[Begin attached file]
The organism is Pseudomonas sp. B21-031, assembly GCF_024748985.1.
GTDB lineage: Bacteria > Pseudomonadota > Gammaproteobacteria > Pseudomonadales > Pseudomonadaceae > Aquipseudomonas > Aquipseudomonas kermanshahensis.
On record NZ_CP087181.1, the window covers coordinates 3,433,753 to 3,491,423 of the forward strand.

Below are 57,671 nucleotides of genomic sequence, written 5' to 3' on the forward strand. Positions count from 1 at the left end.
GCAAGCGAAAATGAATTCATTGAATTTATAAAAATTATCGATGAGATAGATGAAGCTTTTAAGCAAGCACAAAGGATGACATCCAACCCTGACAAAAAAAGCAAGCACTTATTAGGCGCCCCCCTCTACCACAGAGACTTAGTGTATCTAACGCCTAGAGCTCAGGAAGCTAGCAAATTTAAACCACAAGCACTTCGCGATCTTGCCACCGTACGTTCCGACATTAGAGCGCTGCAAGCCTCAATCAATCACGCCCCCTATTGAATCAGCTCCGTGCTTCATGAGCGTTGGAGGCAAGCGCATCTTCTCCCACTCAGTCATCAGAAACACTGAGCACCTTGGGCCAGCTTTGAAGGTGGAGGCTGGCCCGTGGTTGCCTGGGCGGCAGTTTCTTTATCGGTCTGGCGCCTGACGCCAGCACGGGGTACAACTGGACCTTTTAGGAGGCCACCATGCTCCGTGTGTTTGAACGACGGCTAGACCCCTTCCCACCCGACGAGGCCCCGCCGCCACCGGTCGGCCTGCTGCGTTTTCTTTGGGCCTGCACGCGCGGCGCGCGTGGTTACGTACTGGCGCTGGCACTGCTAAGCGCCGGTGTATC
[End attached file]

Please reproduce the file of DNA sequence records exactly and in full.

The organism is Pseudomonas sp. B21-031, assembly GCF_024748985.1.
GTDB lineage: Bacteria > Pseudomonadota > Gammaproteobacteria > Pseudomonadales > Pseudomonadaceae > Aquipseudomonas > Aquipseudomonas kermanshahensis.
On record NZ_CP087181.1, the window covers coordinates 3,433,753 to 3,491,423 of the forward strand.

Below are 57,671 nucleotides of genomic sequence, written 5' to 3' on the forward strand. Positions count from 1 at the left end.
GCAAGCGAAAATGAATTCATTGAATTTATAAAAATTATCGATGAGATAGATGAAGCTTTTAAGCAAGCACAAAGGATGACATCCAACCCTGACAAAAAAAGCAAGCACTTATTAGGCGCCCCCCTCTACCACAGAGACTTAGTGTATCTAACGCCTAGAGCTCAGGAAGCTAGCAAATTTAAACCACAAGCACTTCGCGATCTTGCCACCGTACGTTCCGACATTAGAGCGCTGCAAGCCTCAATCAATCACGCCCCCTATTGAATCAGCTCCGTGCTTCATGAGCGTTGGAGGCAAGCGCATCTTCTCCCACTCAGTCATCAGAAACACTGAGCACCTTGGGCCAGCTTTGAAGGTGGAGGCTGGCCCGTGGTTGCCTGGGCGGCAGTTTCTTTATCGGTCTGGCGCCTGACGCCAGCACGGGGTACAACTGGACCTTTTAGGAGGCCACCATGCTCCGTGTGTTTGAACGACGGCTAGACCCCTTCCCACCCGACGAGGCCCCGCCGCCACCGGTCGGCCTGCTGCGTTTTCTTTGGGCCTGCACGCGCGGCGCGCGTGGTTACGTACTGGCGCTGGCACTGCTAAGCGCCGGTGTATC